HomeBooks by AgeAges 4-8Grace Hopper: Queen of Computer Code, by Laurie Wallmark | Book Review
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Grace Hopper: Queen of Computer Code, by Laurie Wallmark | Book Review

The Children’s Book Review | March 3, 2017

Grace Hopper Computer QueenGrace Hopper: Queen Of Computer Code

Written by Laurie Wallmark

Illustrated by Katy Wu

Age Range: 5-7

Publisher: Sterling Children’s Books (2017)

ISBN: 978-1-4549-2000-7

What to Expect: Computers, Science, Empowered and Inspiring Female Character.

There are enough picture books about princesses around; but what is there to inspire young readers to seek happiness and success in our modern, technological era? Laurie Wallmark and Sterling Children’s Books have provided one answer to this critically vexed question in Grace Hopper: Queen of Computer Code. This wonderful true-life narrative tells the story of one of the foremost women in computing history and science: Grace Hopper, the woman who revolutionized binary computer code.

The most important feature to point out, of course, is the positive blow this volume provides in terms of supporting gender inclusivity in STEM. By bringing to light the fact that not only are women currently active in the technology industry, but also that they have been instrumental from its inception, volumes such as this one remind readers everywhere that the gender glass ceiling in STEM can and should be removed. Even more engaging about this volume, however, is the narrative format which highlights success as a process and a journey. The volume follows Grace’s progress though her education and interests as a child, her work at college, and her initial profession as a teacher, before detailing her contributions to computing and coding. The message for readers is clear: even if success is not immediately visible on the horizon, you should pursue your strengths and passions, because the only thing which truly has the power to advance or hinder your success is your own dedication and perseverance. A beautiful story, told beautifully.

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About Laurie Wallmark

Laurie Wallmark is passionate about getting the word out to young people about successful women in science. She has degrees in Biochemistry from Princeton University, Information Systems from Goddard College, and Writing for Children and Young Adults from the Vermont College of Fine Arts. Her debut book was a picture book biography of Ada Byron Lovelace, the world’s first computer programmer. Ada Byron Lovelace and the Thinking Machine (Creston Books) received four starred reviews (Kirkus, Publishers Weekly, Booklist, and School Library Journal), praise in The New York Times, and numerous awards. Laurie lives in NJ. Follow her on Facebook: @lauriewallmark.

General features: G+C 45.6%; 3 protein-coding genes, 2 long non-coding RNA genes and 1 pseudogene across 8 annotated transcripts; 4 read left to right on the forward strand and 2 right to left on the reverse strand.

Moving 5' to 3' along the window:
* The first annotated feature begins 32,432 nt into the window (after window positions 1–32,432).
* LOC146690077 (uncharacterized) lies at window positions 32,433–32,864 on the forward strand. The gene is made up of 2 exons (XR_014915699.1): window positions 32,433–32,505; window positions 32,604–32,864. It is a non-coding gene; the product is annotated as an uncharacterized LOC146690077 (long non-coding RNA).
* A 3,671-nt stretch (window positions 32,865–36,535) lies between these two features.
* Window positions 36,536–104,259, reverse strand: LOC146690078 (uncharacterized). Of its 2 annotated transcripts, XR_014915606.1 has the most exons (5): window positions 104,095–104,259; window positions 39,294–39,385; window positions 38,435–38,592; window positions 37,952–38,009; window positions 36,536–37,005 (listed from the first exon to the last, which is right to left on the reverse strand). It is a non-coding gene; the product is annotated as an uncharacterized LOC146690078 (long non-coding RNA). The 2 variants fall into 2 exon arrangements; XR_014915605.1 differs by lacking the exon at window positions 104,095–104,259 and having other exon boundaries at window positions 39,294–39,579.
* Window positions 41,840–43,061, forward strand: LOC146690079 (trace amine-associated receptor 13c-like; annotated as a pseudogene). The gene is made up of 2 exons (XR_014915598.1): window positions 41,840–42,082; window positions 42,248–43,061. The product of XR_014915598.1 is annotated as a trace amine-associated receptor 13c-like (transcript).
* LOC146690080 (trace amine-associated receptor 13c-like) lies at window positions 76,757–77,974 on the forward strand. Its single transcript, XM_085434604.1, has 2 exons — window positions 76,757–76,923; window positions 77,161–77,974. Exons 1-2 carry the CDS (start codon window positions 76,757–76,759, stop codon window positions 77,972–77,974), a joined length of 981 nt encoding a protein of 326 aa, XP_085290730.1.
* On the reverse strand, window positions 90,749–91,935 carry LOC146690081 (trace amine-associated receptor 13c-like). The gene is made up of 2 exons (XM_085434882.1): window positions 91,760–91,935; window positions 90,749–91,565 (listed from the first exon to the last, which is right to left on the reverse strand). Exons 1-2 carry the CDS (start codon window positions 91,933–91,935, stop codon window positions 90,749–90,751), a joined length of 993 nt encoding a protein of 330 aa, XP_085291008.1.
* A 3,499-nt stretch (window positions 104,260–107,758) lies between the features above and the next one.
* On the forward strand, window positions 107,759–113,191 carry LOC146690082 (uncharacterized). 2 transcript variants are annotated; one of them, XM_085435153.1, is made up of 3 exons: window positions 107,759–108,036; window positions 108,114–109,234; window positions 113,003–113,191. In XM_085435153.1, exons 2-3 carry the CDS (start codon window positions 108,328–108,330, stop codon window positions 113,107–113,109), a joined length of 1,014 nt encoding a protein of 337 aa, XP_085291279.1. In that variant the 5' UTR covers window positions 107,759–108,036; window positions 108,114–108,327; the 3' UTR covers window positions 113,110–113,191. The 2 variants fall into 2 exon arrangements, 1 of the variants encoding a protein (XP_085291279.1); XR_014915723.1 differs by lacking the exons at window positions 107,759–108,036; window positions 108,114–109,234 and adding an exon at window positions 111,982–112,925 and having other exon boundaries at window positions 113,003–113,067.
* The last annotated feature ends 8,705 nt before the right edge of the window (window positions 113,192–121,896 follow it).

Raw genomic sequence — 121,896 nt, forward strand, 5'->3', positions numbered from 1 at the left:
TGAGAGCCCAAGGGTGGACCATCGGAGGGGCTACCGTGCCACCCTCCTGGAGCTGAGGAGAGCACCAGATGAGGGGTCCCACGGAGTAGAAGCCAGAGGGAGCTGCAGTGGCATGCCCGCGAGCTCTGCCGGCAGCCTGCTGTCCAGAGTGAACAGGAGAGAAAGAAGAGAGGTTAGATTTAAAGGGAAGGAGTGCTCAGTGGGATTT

Click here to join Laurie as she travels from blog to blog to introduce her picture book biography, Grace Hopper: Queen of Computer Code.

About Katy Wu

With a BFA in Illustration and Entertainment Arts from Pasadena Art Center College of Design in 2007, Katy Wu has worked for Google, Laika, Pixar, CinderBiter, and Simon & Schuster. Grace Hopper is her first picture book; her second, Dumpling Dreams, written by Carrie Clickard (Simon and Schuster), is scheduled for fall 2017. Having worked on such projects as the feature film Coraline, and various shorts (La LunaCar Toons) as well as CG, 2D, stop motion, online games, and content for social media platforms, Katy is an incredible talent. She lives and freelances in New York City. Follow her online at katycwwu.tumblr.com.

Grace Hopper: Queen of Computer Code, written by Laurie Wallmark and illustrated by Katy Wu, was reviewed by Dr. Jen Harrison. Discover more books like Grace Hopper: Queen of Computer Code by following along with our reviews and articles tagged with , and .

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Dr. Jen Harrison currently teaches writing and literature at East Stroudsburg University. She also provides freelance writing, editing, and tuition services as the founder of Read.Write.Perfect. She completed her Ph.D. in Children’s and Victorian Literature at Aberystwyth University in Wales, in the UK. After a brief spell in administration, Jen then trained as a secondary school English teacher and worked for several years teaching Secondary School English, working independently as a private tutor of English, and working in nursery and primary schools. She is an editor for the peer-reviewed journal of children’s literature, Jeunesse, and publishes academic work on children’s non-fiction, YA speculative fiction, and the posthuman.

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